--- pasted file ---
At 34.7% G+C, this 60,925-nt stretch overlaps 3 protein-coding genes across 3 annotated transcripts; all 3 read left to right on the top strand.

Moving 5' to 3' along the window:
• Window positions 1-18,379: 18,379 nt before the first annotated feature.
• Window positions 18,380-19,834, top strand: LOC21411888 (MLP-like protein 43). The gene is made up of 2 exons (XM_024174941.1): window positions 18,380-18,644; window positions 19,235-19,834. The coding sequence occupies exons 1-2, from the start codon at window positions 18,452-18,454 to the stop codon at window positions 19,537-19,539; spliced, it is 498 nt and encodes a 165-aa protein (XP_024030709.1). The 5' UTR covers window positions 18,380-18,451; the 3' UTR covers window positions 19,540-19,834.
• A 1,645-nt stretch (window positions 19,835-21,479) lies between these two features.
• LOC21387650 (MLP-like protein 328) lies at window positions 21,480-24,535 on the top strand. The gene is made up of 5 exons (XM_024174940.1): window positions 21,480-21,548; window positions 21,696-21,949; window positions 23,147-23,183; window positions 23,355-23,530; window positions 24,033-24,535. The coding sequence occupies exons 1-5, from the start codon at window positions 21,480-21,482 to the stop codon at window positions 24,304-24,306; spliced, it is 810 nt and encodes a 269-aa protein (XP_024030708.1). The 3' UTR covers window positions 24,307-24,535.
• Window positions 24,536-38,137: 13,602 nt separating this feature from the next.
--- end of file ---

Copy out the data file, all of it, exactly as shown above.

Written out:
At 34.7% G+C, this 60,925-nt stretch overlaps 3 protein-coding genes across 3 annotated transcripts; all 3 read left to right on the top strand.

Moving 5' to 3' along the window:
• Window positions 1-18,379: 18,379 nt before the first annotated feature.
• Window positions 18,380-19,834, top strand: LOC21411888 (MLP-like protein 43). The gene is made up of 2 exons (XM_024174941.1): window positions 18,380-18,644; window positions 19,235-19,834. The coding sequence occupies exons 1-2, from the start codon at window positions 18,452-18,454 to the stop codon at window positions 19,537-19,539; spliced, it is 498 nt and encodes a 165-aa protein (XP_024030709.1). The 5' UTR covers window positions 18,380-18,451; the 3' UTR covers window positions 19,540-19,834.
• A 1,645-nt stretch (window positions 19,835-21,479) lies between these two features.
• LOC21387650 (MLP-like protein 328) lies at window positions 21,480-24,535 on the top strand. The gene is made up of 5 exons (XM_024174940.1): window positions 21,480-21,548; window positions 21,696-21,949; window positions 23,147-23,183; window positions 23,355-23,530; window positions 24,033-24,535. The coding sequence occupies exons 1-5, from the start codon at window positions 21,480-21,482 to the stop codon at window positions 24,304-24,306; spliced, it is 810 nt and encodes a 269-aa protein (XP_024030708.1). The 3' UTR covers window positions 24,307-24,535.
• Window positions 24,536-38,137: 13,602 nt separating this feature from the next.